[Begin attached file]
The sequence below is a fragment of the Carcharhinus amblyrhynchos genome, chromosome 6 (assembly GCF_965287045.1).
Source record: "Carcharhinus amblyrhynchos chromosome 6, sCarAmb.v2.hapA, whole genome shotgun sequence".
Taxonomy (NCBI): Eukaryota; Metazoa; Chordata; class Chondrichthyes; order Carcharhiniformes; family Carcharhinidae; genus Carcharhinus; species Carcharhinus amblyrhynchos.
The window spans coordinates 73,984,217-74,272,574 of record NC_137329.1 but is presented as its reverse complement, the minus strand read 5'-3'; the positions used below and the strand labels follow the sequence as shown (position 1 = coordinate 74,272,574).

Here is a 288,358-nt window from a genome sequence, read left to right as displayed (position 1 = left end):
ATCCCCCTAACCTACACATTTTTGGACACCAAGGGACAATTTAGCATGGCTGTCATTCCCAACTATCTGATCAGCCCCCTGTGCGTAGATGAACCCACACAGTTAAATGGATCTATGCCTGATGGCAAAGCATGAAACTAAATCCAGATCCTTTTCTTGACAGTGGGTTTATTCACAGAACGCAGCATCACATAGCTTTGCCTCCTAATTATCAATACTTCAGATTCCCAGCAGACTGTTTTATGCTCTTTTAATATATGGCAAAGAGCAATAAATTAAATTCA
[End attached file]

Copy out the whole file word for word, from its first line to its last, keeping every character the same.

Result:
The sequence below is a fragment of the Carcharhinus amblyrhynchos genome, chromosome 6 (assembly GCF_965287045.1).
Source record: "Carcharhinus amblyrhynchos chromosome 6, sCarAmb.v2.hapA, whole genome shotgun sequence".
Taxonomy (NCBI): Eukaryota; Metazoa; Chordata; class Chondrichthyes; order Carcharhiniformes; family Carcharhinidae; genus Carcharhinus; species Carcharhinus amblyrhynchos.
The window spans coordinates 73,984,217-74,272,574 of record NC_137329.1 but is presented as its reverse complement, the minus strand read 5'-3'; the positions used below and the strand labels follow the sequence as shown (position 1 = coordinate 74,272,574).

Here is a 288,358-nt window from a genome sequence, read left to right as displayed (position 1 = left end):
ATCCCCCTAACCTACACATTTTTGGACACCAAGGGACAATTTAGCATGGCTGTCATTCCCAACTATCTGATCAGCCCCCTGTGCGTAGATGAACCCACACAGTTAAATGGATCTATGCCTGATGGCAAAGCATGAAACTAAATCCAGATCCTTTTCTTGACAGTGGGTTTATTCACAGAACGCAGCATCACATAGCTTTGCCTCCTAATTATCAATACTTCAGATTCCCAGCAGACTGTTTTATGCTCTTTTAATATATGGCAAAGAGCAATAAATTAAATTCA